NFC – Bring It On

26 May, 2011 was the day Google launched Google Wallet. I believe we will look back on this date as the beginning of a new era of consumer engagement. In a nutshell, Google Wallet is based on Near Field Communications (NFC) technology, and allows consumers to use their mobile phones as wallets. This wallet ‘includes’ your payment card and Google Offers – deals and coupons that will be available to you at the point-of-sale. This is the beginning of the end of that fat wallet in your pocket, as well as all those plastic payment, loyalty and ID cards we have become used to carrying around.

But that is not just the beginning of the end of the physical wallet. We all – consumers, merchants, consumer product companies and service providers – now have a new way to interact with the world around us, including people, products, places, promotions and payment systems.

NFC-based mobile phones are also the beginning of an end of business cards, insurance cards and even our driver’s ID cards. Imagine a world where you will be able to tap your mobile phone to exchange business cards, and where your insurance cards and driver’s ID card will be delivered ‘into’ your mobile phone. You will tap your mobile phone not just for payments, but also to check-in to a hotel, airplane or even a doctor’s surgery. Merchants and service providers will ask you to tap your mobile phone at check-out counters to make payments and earn loyalty points.

Product labels

Moreover, NFC-based mobile phones represent the beginning of the end of paper product labels we see today. As NFC tags inevitably become affordable, we will start seeing ‘smart’ product labels that will be able to interact with NFC-based mobile phones. Consumer product companies will have a way to interact with consumers using their products, in real time. Beyond just providing product information, consumer product companies will have a way to offer discounts, promotions, authenticate their products and build long-lasting relationships with consumers.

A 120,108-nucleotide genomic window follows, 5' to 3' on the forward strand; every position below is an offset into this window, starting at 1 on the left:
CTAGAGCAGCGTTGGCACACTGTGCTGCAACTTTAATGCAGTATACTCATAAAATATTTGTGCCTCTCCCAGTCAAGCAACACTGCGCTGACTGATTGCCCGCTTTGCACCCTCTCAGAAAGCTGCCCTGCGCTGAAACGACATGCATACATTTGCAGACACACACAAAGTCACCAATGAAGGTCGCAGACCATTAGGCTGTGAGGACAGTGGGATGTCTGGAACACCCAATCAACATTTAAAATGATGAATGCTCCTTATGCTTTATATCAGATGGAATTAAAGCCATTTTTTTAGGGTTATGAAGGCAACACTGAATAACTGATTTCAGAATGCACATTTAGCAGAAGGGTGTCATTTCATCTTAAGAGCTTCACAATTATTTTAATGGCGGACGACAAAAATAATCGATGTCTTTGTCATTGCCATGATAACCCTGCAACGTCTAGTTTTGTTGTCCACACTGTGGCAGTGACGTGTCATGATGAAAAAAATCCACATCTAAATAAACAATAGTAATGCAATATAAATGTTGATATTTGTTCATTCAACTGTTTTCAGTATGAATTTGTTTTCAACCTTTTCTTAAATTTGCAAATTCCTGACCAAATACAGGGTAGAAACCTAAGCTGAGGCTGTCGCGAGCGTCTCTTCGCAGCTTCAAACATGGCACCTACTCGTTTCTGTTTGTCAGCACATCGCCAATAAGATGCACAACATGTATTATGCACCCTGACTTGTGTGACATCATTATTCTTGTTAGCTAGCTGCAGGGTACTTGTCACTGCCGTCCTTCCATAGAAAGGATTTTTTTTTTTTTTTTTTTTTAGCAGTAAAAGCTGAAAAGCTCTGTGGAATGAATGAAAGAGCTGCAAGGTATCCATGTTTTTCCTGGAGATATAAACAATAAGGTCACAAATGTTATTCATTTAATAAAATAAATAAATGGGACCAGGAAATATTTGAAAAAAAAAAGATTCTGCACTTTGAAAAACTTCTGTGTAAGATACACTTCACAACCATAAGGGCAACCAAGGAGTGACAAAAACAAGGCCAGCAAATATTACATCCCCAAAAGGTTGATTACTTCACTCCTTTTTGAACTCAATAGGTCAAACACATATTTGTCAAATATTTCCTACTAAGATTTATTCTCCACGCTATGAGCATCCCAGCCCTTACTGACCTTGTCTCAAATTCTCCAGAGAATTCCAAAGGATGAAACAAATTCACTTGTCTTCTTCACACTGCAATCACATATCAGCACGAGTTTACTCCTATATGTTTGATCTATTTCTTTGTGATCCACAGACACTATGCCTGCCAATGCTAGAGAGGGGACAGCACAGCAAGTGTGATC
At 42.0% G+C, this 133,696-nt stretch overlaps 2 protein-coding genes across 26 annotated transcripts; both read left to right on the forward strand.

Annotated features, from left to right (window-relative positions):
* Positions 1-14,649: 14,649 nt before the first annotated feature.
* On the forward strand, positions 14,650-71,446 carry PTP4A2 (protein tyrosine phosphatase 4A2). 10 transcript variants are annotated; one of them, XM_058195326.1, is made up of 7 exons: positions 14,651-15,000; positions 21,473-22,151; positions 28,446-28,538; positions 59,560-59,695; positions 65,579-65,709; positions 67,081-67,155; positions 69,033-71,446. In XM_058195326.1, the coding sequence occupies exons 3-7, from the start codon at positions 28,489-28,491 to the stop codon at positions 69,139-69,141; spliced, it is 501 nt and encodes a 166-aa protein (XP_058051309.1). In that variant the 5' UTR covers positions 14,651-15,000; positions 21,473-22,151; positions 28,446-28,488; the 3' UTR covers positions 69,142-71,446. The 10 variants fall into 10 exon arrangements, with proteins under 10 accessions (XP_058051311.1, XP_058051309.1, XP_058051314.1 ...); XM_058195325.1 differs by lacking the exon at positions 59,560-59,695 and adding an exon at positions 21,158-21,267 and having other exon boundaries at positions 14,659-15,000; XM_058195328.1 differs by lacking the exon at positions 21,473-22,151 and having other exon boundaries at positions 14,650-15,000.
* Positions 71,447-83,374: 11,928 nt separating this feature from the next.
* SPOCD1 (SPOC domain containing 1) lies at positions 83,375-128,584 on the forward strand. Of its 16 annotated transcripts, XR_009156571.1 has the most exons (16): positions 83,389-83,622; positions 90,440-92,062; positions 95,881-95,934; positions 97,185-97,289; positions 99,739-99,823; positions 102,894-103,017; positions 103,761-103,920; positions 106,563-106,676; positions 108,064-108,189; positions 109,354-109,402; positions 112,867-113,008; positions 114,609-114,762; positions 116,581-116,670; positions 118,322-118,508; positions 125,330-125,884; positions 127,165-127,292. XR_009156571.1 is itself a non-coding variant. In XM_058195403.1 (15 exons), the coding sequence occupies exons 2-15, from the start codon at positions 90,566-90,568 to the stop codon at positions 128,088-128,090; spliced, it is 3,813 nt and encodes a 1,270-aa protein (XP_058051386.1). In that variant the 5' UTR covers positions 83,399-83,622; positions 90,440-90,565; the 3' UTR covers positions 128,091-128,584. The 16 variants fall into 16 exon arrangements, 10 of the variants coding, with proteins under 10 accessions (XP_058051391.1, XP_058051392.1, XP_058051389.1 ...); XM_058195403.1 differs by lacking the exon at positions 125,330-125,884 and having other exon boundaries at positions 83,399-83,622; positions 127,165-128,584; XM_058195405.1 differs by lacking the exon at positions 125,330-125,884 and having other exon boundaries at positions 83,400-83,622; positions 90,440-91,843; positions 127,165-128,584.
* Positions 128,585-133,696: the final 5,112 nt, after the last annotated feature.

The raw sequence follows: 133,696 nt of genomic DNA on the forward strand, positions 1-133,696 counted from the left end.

Additionally, these companies will be able to collect rich metadata about their business – their products, their placements, the effectiveness of their advertisements and the interest consumers have in their products, packaging and brand. And all of this will be possible without any involvement of the supply chain that sits between them and their customers.

Mobile phones with location tracking capabilities have already begun a new era of consumer check-ins, as well as a whole new way of tracking loyalty and presence and offering rewards. NFC will make location check-ins easier, and perhaps bring them into the mainstream.

With NFC, location check-ins will involve the tap of a mobile phone on movie poster in a cinema hall, an event poster in a stadium or even a menu card in a restaurant. NFC-enabled smart posters will replace the posters we currently see in malls, airports, cinema halls inside stores, and they will offer a novel way for merchants and consumer product companies to promote their offerings. The scan of an NFC-based smart poster proves consumers’ intent, better probability of converting into a purchase, and the success of the promotional campaign.

Consumer engagement
The onset of the age of online consumer engagement led to the creation of a whole new world – new businesses, new business models, new processes, new services and new technologies. The start of this new era of NFC will lead to the same. Consumers, merchants, consumer product companies and service providers adopted the online model only when they found it easy, efficient and secure, and they will demand the same from NFC.

Vivek Khandelwal is VP of marketing & business development at Verayo